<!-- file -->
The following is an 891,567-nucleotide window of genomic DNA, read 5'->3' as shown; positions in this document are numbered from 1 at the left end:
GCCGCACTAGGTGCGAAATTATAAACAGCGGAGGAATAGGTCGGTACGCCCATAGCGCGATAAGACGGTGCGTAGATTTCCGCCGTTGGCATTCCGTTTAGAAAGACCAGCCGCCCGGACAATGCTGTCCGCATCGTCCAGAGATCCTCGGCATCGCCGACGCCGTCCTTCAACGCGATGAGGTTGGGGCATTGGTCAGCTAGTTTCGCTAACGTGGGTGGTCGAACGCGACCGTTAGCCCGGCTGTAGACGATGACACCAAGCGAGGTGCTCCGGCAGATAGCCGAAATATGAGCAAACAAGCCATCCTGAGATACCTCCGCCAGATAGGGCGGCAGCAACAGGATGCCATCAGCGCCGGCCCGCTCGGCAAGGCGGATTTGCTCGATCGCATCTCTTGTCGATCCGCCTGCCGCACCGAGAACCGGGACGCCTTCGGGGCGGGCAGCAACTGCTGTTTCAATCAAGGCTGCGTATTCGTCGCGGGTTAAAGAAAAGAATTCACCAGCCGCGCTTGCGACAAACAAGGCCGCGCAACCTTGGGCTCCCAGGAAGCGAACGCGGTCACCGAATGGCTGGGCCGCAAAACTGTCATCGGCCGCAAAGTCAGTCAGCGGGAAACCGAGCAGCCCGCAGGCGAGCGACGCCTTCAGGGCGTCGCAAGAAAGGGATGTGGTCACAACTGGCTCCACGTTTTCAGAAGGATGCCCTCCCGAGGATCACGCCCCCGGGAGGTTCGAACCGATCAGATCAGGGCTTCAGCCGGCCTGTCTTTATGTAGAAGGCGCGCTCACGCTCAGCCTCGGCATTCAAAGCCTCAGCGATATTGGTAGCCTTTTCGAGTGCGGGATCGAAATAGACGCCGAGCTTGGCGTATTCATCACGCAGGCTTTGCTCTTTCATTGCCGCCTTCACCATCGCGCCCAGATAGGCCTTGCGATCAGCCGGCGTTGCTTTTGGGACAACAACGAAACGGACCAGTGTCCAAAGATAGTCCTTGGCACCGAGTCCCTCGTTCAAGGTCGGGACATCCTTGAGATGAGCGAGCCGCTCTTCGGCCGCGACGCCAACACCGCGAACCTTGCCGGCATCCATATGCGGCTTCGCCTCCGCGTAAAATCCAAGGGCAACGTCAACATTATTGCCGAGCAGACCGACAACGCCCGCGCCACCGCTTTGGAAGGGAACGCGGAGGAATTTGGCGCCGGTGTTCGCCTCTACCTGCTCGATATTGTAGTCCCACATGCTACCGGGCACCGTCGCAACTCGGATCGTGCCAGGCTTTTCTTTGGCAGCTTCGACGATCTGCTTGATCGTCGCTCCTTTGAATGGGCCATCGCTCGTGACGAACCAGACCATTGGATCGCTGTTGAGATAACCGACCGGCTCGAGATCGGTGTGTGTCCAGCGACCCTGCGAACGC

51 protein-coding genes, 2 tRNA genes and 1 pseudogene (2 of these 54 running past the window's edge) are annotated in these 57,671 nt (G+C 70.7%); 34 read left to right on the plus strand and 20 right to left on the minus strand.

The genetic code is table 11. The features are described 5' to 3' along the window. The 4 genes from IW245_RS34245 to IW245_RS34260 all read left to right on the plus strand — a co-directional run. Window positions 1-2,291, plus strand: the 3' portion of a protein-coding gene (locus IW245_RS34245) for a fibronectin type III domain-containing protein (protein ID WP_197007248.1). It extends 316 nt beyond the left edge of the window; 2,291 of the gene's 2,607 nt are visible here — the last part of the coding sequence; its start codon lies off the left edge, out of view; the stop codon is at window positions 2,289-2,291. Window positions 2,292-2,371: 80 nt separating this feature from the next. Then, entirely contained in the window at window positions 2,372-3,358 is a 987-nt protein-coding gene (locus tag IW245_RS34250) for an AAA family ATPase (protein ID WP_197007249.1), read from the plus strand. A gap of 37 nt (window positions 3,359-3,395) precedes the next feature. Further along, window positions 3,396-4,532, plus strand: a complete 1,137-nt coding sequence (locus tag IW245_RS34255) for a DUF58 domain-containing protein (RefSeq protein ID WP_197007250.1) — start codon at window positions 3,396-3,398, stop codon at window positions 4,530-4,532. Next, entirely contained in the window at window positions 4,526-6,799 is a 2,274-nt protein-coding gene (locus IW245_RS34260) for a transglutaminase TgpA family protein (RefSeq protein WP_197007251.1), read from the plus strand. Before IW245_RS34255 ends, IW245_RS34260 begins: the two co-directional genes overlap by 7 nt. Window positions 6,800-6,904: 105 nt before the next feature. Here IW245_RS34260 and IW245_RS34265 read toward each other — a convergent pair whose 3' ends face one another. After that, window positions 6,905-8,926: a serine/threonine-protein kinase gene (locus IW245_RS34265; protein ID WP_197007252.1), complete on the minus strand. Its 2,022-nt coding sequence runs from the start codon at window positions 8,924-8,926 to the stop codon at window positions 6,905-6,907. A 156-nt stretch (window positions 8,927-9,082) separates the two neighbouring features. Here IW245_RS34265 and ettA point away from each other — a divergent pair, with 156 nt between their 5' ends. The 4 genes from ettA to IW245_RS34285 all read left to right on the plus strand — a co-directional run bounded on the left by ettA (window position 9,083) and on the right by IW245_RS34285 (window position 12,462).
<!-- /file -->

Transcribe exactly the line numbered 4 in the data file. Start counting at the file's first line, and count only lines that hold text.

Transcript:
The genetic code is table 11. The features are described 5' to 3' along the window. The 4 genes from IW245_RS34245 to IW245_RS34260 all read left to right on the plus strand — a co-directional run. Window positions 1-2,291, plus strand: the 3' portion of a protein-coding gene (locus IW245_RS34245) for a fibronectin type III domain-containing protein (protein ID WP_197007248.1). It extends 316 nt beyond the left edge of the window; 2,291 of the gene's 2,607 nt are visible here — the last part of the coding sequence; its start codon lies off the left edge, out of view; the stop codon is at window positions 2,289-2,291. Window positions 2,292-2,371: 80 nt separating this feature from the next. Then, entirely contained in the window at window positions 2,372-3,358 is a 987-nt protein-coding gene (locus tag IW245_RS34250) for an AAA family ATPase (protein ID WP_197007249.1), read from the plus strand. A gap of 37 nt (window positions 3,359-3,395) precedes the next feature. Further along, window positions 3,396-4,532, plus strand: a complete 1,137-nt coding sequence (locus tag IW245_RS34255) for a DUF58 domain-containing protein (RefSeq protein ID WP_197007250.1) — start codon at window positions 3,396-3,398, stop codon at window positions 4,530-4,532. Next, entirely contained in the window at window positions 4,526-6,799 is a 2,274-nt protein-coding gene (locus IW245_RS34260) for a transglutaminase TgpA family protein (RefSeq protein WP_197007251.1), read from the plus strand. Before IW245_RS34255 ends, IW245_RS34260 begins: the two co-directional genes overlap by 7 nt. Window positions 6,800-6,904: 105 nt before the next feature. Here IW245_RS34260 and IW245_RS34265 read toward each other — a convergent pair whose 3' ends face one another. After that, window positions 6,905-8,926: a serine/threonine-protein kinase gene (locus IW245_RS34265; protein ID WP_197007252.1), complete on the minus strand. Its 2,022-nt coding sequence runs from the start codon at window positions 8,924-8,926 to the stop codon at window positions 6,905-6,907. A 156-nt stretch (window positions 8,927-9,082) separates the two neighbouring features. Here IW245_RS34265 and ettA point away from each other — a divergent pair, with 156 nt between their 5' ends. The 4 genes from ettA to IW245_RS34285 all read left to right on the plus strand — a co-directional run bounded on the left by ettA (window position 9,083) and on the right by IW245_RS34285 (window position 12,462).